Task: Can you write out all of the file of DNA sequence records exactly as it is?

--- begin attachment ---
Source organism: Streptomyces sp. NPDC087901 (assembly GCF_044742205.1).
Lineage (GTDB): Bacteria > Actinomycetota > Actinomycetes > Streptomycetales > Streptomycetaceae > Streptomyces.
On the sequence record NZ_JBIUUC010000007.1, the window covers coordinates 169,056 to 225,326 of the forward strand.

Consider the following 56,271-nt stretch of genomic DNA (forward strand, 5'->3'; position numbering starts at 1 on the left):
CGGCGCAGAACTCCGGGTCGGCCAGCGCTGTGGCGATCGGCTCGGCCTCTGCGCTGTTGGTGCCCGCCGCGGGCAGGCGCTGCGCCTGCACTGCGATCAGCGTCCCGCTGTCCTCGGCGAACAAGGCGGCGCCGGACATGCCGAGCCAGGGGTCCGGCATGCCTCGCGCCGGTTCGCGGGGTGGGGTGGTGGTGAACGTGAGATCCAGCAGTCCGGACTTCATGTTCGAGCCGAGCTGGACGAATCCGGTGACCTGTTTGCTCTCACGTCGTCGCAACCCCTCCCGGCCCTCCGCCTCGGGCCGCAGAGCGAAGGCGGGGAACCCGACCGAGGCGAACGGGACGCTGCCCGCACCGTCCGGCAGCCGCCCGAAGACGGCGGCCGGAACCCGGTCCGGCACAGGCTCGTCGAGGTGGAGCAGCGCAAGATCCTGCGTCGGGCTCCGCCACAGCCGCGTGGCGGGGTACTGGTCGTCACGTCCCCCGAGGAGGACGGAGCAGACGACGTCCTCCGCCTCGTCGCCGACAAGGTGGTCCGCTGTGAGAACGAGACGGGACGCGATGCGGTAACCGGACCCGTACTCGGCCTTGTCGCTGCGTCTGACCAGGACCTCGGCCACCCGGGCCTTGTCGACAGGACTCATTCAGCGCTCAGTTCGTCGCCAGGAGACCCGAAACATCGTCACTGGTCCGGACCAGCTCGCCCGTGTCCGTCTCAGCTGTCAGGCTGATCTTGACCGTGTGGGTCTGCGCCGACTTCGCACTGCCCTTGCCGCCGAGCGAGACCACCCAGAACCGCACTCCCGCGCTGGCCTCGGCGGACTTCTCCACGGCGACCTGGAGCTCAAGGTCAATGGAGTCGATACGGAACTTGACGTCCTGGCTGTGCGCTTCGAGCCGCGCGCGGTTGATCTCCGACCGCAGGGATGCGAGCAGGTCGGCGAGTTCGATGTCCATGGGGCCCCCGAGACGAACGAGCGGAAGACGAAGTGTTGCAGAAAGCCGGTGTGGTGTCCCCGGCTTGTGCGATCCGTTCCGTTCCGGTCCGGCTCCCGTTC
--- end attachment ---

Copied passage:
Source organism: Streptomyces sp. NPDC087901 (assembly GCF_044742205.1).
Lineage (GTDB): Bacteria > Actinomycetota > Actinomycetes > Streptomycetales > Streptomycetaceae > Streptomyces.
On the sequence record NZ_JBIUUC010000007.1, the window covers coordinates 169,056 to 225,326 of the forward strand.

Consider the following 56,271-nt stretch of genomic DNA (forward strand, 5'->3'; position numbering starts at 1 on the left):
CGGCGCAGAACTCCGGGTCGGCCAGCGCTGTGGCGATCGGCTCGGCCTCTGCGCTGTTGGTGCCCGCCGCGGGCAGGCGCTGCGCCTGCACTGCGATCAGCGTCCCGCTGTCCTCGGCGAACAAGGCGGCGCCGGACATGCCGAGCCAGGGGTCCGGCATGCCTCGCGCCGGTTCGCGGGGTGGGGTGGTGGTGAACGTGAGATCCAGCAGTCCGGACTTCATGTTCGAGCCGAGCTGGACGAATCCGGTGACCTGTTTGCTCTCACGTCGTCGCAACCCCTCCCGGCCCTCCGCCTCGGGCCGCAGAGCGAAGGCGGGGAACCCGACCGAGGCGAACGGGACGCTGCCCGCACCGTCCGGCAGCCGCCCGAAGACGGCGGCCGGAACCCGGTCCGGCACAGGCTCGTCGAGGTGGAGCAGCGCAAGATCCTGCGTCGGGCTCCGCCACAGCCGCGTGGCGGGGTACTGGTCGTCACGTCCCCCGAGGAGGACGGAGCAGACGACGTCCTCCGCCTCGTCGCCGACAAGGTGGTCCGCTGTGAGAACGAGACGGGACGCGATGCGGTAACCGGACCCGTACTCGGCCTTGTCGCTGCGTCTGACCAGGACCTCGGCCACCCGGGCCTTGTCGACAGGACTCATTCAGCGCTCAGTTCGTCGCCAGGAGACCCGAAACATCGTCACTGGTCCGGACCAGCTCGCCCGTGTCCGTCTCAGCTGTCAGGCTGATCTTGACCGTGTGGGTCTGCGCCGACTTCGCACTGCCCTTGCCGCCGAGCGAGACCACCCAGAACCGCACTCCCGCGCTGGCCTCGGCGGACTTCTCCACGGCGACCTGGAGCTCAAGGTCAATGGAGTCGATACGGAACTTGACGTCCTGGCTGTGCGCTTCGAGCCGCGCGCGGTTGATCTCCGACCGCAGGGATGCGAGCAGGTCGGCGAGTTCGATGTCCATGGGGCCCCCGAGACGAACGAGCGGAAGACGAAGTGTTGCAGAAAGCCGGTGTGGTGTCCCCGGCTTGTGCGATCCGTTCCGTTCCGGTCCGGCTCCCGTTC